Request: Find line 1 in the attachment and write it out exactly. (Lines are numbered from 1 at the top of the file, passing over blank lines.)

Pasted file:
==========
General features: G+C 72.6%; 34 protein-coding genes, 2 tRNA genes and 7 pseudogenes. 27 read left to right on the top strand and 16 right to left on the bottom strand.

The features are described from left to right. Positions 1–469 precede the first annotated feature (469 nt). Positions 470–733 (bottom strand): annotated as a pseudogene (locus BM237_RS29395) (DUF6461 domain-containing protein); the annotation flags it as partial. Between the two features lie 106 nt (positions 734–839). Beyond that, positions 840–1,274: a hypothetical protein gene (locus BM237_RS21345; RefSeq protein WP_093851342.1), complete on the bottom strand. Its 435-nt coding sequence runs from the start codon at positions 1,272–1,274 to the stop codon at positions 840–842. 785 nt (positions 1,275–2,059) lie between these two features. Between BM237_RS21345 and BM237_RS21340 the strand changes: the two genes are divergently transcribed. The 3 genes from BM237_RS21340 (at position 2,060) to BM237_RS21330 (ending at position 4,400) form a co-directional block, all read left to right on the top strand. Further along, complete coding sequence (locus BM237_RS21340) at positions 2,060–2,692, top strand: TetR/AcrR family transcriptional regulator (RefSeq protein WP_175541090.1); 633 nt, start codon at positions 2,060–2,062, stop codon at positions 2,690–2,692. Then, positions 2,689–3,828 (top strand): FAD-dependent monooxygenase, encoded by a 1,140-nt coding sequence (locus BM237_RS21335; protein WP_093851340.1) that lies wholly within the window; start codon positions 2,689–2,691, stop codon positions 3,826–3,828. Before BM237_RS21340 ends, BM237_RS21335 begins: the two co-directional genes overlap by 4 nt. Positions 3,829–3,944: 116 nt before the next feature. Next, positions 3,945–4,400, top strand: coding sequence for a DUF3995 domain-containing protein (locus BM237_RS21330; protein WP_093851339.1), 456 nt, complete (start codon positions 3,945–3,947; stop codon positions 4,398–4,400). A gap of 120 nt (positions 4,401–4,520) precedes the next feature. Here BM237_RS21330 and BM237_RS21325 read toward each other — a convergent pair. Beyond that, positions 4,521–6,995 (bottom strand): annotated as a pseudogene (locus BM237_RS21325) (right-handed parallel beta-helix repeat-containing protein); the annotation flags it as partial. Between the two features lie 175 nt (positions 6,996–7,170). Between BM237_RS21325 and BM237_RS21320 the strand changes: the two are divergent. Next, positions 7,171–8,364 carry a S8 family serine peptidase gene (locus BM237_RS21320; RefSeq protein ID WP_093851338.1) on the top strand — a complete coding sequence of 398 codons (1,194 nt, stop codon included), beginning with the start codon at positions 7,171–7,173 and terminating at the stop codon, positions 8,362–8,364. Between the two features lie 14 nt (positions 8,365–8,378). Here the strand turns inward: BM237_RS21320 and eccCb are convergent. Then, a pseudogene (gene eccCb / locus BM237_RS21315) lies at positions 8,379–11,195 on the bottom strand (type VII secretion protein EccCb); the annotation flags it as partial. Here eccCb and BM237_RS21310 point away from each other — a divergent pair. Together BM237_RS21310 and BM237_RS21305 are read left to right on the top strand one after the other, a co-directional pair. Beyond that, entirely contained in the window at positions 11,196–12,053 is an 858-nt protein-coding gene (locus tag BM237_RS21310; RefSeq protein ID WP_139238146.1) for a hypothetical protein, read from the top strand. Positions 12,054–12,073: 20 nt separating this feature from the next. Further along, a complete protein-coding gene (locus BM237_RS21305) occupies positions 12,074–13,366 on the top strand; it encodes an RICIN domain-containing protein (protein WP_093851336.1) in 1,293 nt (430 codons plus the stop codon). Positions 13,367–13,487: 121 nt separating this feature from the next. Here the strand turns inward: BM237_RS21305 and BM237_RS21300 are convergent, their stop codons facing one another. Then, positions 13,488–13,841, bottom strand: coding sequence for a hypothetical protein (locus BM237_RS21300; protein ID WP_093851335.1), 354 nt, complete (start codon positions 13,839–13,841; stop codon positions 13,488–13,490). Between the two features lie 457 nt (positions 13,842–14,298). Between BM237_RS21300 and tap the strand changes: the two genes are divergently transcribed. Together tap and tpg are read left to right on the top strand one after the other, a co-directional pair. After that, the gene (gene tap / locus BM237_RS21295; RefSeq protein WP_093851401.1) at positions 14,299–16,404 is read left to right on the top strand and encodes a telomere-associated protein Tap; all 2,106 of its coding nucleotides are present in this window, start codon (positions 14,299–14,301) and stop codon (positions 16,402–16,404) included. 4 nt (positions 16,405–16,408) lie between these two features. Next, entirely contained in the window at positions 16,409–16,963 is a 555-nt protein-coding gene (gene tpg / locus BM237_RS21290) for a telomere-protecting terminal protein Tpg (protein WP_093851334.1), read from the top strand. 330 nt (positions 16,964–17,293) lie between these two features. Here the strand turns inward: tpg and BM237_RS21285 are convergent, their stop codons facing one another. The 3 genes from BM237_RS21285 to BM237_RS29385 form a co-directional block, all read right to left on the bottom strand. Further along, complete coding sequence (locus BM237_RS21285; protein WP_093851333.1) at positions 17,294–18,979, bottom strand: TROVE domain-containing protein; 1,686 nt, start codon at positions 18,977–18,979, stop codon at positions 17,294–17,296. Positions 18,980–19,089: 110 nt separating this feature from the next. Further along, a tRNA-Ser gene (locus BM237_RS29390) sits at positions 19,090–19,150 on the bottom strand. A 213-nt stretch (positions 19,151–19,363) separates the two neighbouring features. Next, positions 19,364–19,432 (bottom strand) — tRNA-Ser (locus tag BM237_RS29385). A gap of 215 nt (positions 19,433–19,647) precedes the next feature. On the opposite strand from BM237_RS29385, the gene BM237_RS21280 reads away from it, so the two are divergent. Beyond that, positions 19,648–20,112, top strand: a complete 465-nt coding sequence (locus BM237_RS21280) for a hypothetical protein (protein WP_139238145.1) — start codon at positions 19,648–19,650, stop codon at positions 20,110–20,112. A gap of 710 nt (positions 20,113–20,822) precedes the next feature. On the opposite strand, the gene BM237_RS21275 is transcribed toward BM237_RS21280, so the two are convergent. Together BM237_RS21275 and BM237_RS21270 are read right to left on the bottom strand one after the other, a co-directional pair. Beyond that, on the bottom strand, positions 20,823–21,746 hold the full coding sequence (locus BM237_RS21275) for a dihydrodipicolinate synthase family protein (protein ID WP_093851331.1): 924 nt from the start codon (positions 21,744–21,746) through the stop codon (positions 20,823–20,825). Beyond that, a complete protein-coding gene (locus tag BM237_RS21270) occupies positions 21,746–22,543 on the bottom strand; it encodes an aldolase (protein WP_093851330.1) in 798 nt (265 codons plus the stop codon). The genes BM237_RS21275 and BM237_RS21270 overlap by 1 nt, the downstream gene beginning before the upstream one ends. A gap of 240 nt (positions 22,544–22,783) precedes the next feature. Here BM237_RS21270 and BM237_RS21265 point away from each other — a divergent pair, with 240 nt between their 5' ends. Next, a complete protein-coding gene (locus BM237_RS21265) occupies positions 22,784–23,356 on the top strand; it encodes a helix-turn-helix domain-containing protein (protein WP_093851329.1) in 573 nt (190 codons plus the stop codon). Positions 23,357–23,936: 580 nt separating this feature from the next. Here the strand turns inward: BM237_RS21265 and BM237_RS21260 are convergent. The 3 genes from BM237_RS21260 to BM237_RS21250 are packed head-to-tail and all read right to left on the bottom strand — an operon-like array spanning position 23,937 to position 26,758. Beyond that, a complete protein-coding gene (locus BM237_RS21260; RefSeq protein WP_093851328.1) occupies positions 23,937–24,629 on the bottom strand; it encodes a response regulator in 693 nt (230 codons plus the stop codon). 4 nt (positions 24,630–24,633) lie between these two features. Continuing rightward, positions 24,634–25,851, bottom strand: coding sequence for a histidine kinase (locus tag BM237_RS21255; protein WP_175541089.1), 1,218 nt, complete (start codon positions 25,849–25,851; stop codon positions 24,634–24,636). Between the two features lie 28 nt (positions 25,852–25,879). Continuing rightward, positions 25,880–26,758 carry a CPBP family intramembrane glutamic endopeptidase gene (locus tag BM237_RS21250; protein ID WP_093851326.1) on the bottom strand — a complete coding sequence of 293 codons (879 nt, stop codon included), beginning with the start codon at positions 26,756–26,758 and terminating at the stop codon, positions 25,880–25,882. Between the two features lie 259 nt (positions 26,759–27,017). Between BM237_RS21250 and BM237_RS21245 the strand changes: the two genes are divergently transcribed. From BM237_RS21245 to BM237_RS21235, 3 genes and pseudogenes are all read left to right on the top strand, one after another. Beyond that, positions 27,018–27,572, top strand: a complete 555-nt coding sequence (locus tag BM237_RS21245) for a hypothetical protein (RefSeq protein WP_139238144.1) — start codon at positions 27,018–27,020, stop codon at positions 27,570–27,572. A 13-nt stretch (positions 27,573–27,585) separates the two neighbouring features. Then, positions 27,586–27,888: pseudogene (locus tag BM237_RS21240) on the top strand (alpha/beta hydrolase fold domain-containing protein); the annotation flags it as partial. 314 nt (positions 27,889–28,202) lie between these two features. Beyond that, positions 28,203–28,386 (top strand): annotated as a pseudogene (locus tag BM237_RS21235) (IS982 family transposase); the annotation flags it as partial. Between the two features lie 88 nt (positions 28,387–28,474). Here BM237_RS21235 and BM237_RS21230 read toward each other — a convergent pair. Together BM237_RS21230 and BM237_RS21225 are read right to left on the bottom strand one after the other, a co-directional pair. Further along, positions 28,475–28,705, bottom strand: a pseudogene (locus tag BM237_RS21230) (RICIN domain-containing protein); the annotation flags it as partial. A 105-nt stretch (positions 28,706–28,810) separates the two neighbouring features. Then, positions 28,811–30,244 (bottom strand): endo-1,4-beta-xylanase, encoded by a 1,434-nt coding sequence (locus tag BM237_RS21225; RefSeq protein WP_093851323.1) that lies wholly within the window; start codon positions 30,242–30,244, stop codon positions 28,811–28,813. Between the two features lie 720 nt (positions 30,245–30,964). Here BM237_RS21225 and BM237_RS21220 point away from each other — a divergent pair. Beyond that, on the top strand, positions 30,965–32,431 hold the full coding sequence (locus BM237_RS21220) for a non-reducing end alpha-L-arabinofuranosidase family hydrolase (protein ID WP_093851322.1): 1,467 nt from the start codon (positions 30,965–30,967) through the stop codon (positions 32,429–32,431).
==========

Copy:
General features: G+C 72.6%; 34 protein-coding genes, 2 tRNA genes and 7 pseudogenes. 27 read left to right on the top strand and 16 right to left on the bottom strand.